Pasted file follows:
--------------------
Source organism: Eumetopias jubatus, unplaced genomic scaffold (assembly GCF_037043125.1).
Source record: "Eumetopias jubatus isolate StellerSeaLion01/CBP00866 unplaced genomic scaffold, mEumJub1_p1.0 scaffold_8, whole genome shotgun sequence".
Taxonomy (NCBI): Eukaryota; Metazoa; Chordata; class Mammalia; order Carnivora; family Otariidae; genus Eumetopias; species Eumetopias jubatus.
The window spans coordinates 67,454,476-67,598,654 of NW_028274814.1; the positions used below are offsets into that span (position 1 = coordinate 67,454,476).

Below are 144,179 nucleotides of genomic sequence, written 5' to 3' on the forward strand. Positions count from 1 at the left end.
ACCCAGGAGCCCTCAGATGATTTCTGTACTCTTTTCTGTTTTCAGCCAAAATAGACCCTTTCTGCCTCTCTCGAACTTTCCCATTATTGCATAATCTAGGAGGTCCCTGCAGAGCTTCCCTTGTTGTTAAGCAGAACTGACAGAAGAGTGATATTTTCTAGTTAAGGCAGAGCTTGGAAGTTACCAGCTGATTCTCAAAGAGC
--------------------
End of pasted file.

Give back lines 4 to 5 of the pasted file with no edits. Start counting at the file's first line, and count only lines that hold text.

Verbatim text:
The window spans coordinates 67,454,476-67,598,654 of NW_028274814.1; the positions used below are offsets into that span (position 1 = coordinate 67,454,476).

Below are 144,179 nucleotides of genomic sequence, written 5' to 3' on the forward strand. Positions count from 1 at the left end.